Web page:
The WHI trial results evaluating estrogen plus progestin have been generally accepted by health regulatory agencies. However, some clinicians continue to question the applicability of the results to current clinical practice,35,36 emphasizing potential differences in coronary heart disease risk when hormone therapy is begun shortly after menopause.15,37 However, both prior analyses38 and the current analysis reflecting longer follow-up of the study participants suggest a somewhat greater adverse hormonal effect on breast cancer incidence among women randomized closer to menopause, with similar findings seen in the French E3N observational cohort.39 Additionally, current analyses support our prior suggestion that durations of use only slightly longer than those in the trial are associated with increases in breast cancer risk.40 Given these findings and the effect of combined hormone therapy to delay breast cancer diagnosis,2,3 from a breast cancer perspective, a safe interval for combined hormone therapy use cannot be reliably defined.
Strengths of this study include the randomized, double-blind design, a large and ethnically diverse study population, serial assessment of mammography and clinical breast examinations, central adjudication of breast cancers, and the long follow-up period. The lack of breast cancer therapy information and the modest number of deaths in women diagnosed as having breast cancer are limitations, as is the difficulty in attributing cause of death in breast cancer patients. For the breast cancer mortality analyses, the wide CIs with lower limits close to 1.0 imply some caution in interpretation. The relatively modest duration of study estrogen-plus-progestin use was limited by the net adverse effect of combined hormone therapy on clinical outcomes.
Some might consider a study limitation to be the necessity of reconsent for follow-up of disease incidence beyond the original trial completion date. The fact that 17% of women did not reconsent may have influenced estimation of the effect of combined hormone therapy on breast cancer. However, in both the original randomized group and in the reconsenting group, baseline characteristics were comparable in the hormone therapy and placebo groups. In addition, inverse probability weighting and multiple imputation analyses to address this concern resulted in similar findings regarding use of estrogen plus progestin and deaths due to breast cancer.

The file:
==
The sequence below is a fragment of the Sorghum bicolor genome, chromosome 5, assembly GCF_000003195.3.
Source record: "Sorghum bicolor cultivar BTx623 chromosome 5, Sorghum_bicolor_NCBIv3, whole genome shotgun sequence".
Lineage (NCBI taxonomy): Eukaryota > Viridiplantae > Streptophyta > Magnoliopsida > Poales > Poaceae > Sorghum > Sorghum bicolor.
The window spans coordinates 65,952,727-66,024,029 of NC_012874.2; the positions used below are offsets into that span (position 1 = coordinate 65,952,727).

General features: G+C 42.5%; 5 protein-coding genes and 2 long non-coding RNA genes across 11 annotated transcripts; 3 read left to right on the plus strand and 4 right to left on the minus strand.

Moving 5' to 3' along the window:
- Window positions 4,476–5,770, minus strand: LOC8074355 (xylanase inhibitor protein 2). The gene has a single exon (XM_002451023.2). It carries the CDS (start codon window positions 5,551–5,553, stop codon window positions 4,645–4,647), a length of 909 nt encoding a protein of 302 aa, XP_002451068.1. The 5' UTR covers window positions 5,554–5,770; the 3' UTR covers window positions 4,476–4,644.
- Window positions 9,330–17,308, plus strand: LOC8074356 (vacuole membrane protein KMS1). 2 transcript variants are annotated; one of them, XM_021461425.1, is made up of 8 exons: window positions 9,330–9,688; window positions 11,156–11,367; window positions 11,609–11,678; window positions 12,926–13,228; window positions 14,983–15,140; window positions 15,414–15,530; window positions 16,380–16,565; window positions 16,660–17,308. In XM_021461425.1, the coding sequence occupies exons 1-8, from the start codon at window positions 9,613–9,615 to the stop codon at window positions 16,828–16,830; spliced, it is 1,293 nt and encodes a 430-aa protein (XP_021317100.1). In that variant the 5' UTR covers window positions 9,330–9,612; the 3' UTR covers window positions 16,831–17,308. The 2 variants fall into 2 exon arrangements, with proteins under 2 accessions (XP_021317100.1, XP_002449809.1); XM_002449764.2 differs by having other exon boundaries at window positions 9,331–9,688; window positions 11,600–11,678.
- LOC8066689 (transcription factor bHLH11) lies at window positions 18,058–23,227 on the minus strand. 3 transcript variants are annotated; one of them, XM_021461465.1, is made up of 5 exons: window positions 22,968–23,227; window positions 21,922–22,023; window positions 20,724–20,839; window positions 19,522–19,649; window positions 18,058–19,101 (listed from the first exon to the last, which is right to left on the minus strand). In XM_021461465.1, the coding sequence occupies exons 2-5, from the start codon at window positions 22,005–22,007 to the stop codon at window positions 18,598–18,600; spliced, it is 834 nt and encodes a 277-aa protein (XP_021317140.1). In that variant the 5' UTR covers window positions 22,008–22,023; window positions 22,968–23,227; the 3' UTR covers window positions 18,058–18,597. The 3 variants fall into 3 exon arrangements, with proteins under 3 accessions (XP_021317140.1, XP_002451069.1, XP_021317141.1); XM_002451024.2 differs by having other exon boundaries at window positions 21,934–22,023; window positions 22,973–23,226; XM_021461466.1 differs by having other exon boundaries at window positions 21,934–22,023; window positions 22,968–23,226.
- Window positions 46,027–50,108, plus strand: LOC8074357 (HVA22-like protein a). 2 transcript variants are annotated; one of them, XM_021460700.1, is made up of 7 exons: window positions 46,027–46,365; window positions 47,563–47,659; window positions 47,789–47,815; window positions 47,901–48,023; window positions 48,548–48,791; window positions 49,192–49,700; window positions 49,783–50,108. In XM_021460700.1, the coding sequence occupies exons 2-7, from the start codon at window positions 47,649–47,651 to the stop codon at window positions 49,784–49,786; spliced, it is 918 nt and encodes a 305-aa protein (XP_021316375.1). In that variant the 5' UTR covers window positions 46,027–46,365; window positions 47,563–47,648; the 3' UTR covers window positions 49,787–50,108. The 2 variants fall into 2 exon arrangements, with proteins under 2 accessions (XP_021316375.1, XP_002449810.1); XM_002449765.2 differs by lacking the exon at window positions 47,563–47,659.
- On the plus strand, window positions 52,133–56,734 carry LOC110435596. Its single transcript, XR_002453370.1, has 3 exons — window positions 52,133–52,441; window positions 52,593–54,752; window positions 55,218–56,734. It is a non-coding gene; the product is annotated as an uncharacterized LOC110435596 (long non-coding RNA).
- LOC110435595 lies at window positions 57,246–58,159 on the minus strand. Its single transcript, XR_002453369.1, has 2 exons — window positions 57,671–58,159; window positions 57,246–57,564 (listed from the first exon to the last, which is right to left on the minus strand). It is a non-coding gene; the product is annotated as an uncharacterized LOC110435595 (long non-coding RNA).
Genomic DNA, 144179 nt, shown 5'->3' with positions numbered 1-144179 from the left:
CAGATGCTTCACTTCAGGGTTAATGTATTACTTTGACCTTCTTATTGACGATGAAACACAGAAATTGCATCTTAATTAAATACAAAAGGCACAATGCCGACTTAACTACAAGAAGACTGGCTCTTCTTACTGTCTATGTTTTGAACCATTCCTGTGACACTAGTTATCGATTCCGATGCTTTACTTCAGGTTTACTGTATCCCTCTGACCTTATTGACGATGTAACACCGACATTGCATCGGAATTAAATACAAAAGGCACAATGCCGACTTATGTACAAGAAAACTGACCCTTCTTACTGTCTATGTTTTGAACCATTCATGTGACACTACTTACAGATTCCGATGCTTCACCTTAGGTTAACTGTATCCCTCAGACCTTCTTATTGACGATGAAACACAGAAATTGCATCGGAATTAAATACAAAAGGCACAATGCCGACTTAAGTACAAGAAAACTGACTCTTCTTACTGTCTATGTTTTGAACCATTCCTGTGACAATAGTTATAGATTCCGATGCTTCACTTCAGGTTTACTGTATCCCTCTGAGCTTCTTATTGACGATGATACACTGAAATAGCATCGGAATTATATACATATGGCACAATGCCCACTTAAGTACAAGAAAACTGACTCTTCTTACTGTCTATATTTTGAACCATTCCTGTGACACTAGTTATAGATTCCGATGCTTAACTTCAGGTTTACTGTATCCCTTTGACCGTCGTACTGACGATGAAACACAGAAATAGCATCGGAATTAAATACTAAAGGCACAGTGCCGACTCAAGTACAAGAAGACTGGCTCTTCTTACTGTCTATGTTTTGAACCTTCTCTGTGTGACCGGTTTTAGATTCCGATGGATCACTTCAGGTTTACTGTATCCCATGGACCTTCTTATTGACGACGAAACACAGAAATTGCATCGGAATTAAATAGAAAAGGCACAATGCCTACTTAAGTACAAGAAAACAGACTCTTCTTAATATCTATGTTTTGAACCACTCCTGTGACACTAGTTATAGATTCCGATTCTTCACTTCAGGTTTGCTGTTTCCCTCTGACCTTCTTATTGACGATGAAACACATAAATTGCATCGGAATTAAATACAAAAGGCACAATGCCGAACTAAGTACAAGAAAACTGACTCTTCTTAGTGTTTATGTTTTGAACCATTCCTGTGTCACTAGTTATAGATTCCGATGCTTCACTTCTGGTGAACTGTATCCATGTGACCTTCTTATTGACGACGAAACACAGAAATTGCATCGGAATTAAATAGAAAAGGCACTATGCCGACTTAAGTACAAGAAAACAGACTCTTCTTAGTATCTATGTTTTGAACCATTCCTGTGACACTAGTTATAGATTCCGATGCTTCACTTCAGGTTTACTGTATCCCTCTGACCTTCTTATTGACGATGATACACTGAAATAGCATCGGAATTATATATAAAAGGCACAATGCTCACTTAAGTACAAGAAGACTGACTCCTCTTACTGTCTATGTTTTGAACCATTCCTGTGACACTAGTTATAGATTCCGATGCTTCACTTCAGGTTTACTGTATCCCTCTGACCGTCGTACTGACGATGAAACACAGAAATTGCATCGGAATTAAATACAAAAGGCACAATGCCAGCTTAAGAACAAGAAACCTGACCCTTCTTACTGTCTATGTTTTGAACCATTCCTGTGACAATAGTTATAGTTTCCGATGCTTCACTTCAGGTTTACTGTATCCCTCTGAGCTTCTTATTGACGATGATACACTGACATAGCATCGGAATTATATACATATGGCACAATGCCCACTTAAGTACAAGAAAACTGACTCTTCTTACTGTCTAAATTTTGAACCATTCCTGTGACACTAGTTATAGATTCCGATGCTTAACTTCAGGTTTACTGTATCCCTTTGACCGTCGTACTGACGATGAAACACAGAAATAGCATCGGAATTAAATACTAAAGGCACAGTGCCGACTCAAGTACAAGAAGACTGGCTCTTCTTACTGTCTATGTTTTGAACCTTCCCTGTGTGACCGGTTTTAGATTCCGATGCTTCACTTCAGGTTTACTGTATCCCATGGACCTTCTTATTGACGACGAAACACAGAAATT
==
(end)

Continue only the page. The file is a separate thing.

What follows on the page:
In conclusion, use of estrogen plus progestin increases the incidence of breast cancer, and the cancers are more commonly node-positive. Mortality data analyses suggest that breast cancer mortality may also be increased.
Corresponding Author: Rowan T. Chlebowski, MD, PhD, Los Angeles Biomedical Research Institute at Harbor-UCLA Medical Center, 1124 W Carson St, Torrance, CA 90502 (email@example.com).
Author Contributions: Dr Chlebowski had full access to all of the data in the study and takes responsibility for the integrity of the data and the accuracy of the data analysis.
Study concept and design: Chlebowski, Manson, Wactawski-Wende, Hendrix, Prentice.
Acquisition of data: Chlebowski, Gass, Lane, Kuller, Manson, Stefanick, Ockene, Sarto, Johnson, Wactawski-Wende, Hendrix, Yasmeen.
Analysis and interpretation of data: Chlebowski, Anderson, Aragaki, Manson, Johnson, Wactawski-Wende, Ravdin, Schenken, Hendrix, Rajkovic, Rohan, Prentice.
Drafting of the manuscript: Chlebowski, Aragaki, Prentice.
Critical revision of the manuscript for important intellectual content: Chlebowski, Anderson, Gass, Lane, Aragaki, Kuller, Manson, Stefanick, Ockene, Sarto, Johnson, Wactawski-Wende, Ravdin, Schenken, Hendrix, Rajkovic, Rohan, Prentice.
Statistical analysis: Aragaki, Yasmeen, Prentice.
Obtained funding: Lane, Kuller, Manson, Stefanick, Ockene, Wactawski-Wende, Hendrix, Prentice.
Administrative, technical, or material support: Chlebowski, Anderson, Kuller, Manson, Stefanick, Johnson, Wactawski-Wende, Schenken, Hendrix, Prentice.